and is in every respect frank, In approaching this portion of girlish, and truthful. She states my subject I do not feel that that when a child she used to see reserve is necessary, as in one figures, and used to speak to them; instance at least I have permis and when asked what she was sion to give names, dates, and saying, her reply was, 'I am localities.

speaking to the people. These In the northern suburb of the statements were naturally remetropolis called Hackney, and garded as infantile delusions, and close to the historic fields where after a time were not repeated. crazy thousands once assembled Until two years ago Miss Cook

used to laugh at tales of table- end of it being carried through a turning, mysterious knockings, hole in the door and held by a and so forth; but she subse- person outside, or tied to a chair, quently became sensible of some so that if the young lady had external influence about her which moved the fact must have been she was unable to account for or immediately detected. She then control. Knockings were heard took her seat in the cupboard, in the house, inanimate objects the door was locked, the key were moved, and, finally, voices taken out and handed to a visitor, were heard, which did not ema- and the light was turned down, nate from any of the family, but enough of flame left to show Eventually, but not until after every object in the room. After some months had elapsed, the an interval of a few minutes a invisible agent of these myste- voice was heard carrying on a rious occurrences announced itself lively conversation, sotto voce, with to be a certain ‘Katie King,' and the medium. Presently but one promised, if possible, to show voice was heard, and the presumpherself. Shortly afterwards a face, tion was that Miss Cook had beor what was believed to have been come entranced. I then, for the a face, was seen in the breakfast first time, saw the spirit faces.' parlour.

There were, I think, three on It was about this time that this occasion. First came Katie I was enabled to be present at a King, a pretty face, with a strong séance, in the hope of seeing 'spirit general resemblance to the mefaces.' A daily journal celebrated dium, but rounder, and with, as for its sensational articles subse- I thought, lighter eyes. Then quently published a communica came a male face with black tion on the subject, to the accuracy beard and moustaches, and then of which I can bear testimony. a dark face like that of a Parsee.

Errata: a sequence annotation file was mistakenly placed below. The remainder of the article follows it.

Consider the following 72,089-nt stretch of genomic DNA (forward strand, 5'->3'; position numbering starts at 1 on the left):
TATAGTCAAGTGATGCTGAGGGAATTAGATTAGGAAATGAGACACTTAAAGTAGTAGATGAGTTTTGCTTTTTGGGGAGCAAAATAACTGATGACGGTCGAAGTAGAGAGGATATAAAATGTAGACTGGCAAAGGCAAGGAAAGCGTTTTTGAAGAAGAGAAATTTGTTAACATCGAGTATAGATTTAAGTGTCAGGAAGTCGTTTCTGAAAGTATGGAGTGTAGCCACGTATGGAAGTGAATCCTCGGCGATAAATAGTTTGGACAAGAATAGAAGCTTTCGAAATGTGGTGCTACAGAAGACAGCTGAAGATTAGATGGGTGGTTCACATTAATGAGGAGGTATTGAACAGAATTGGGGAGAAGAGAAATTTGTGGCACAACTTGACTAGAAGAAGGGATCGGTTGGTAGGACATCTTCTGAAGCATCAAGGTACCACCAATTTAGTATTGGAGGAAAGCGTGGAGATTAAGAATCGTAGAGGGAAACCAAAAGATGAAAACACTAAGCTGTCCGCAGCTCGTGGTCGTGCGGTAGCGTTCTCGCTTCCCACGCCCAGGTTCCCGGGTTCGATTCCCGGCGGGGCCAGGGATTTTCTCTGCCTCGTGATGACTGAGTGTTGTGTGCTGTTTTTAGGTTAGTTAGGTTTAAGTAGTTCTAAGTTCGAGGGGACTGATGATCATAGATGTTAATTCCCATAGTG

In order to make the narra- Katie spoke to us and answered a tive of my own experience intel- variety of questions. The light ligible it will be necessary to was then turned up; but not to explain the conditions under which the full, and we distinctly saw the faces became visible to us. the colour of the eyes, the teeth, The breakfast-parlour in question and the motion of the lips. is a small room on the basement, On subsequent occasions other and in one of the recesses formed tests were imposed, to which Miss by the pier of the chimney is an Cook invariably submitted withordinary cupboard with folding out a moment's hesitation. Indoors. The shelves have been deed, in several instances she intaken out, and an aperture some sisted on the conditions being more fourteen inches by twelve has rigid than those we were disposed been cut in the wainscot just to adopt. An accidental circumabove where the doors open. The stance led to these additional predepth of the cupboard is just cautions. The young lady had sufficient to admit a chair, been tied with ordinary string the feet of which have been purchased at a shop in the neighshortened.

bourhood. On one occasion, the Before the commencement of the string, when cut off at the close of séance Miss Cook's hands were se-, the séance, was given, with the seals curely tied and sealed, her feet attached, to Lady A R-were also secured, and a string who, on examining it, found was passed round her waist, one what she believed to be a splice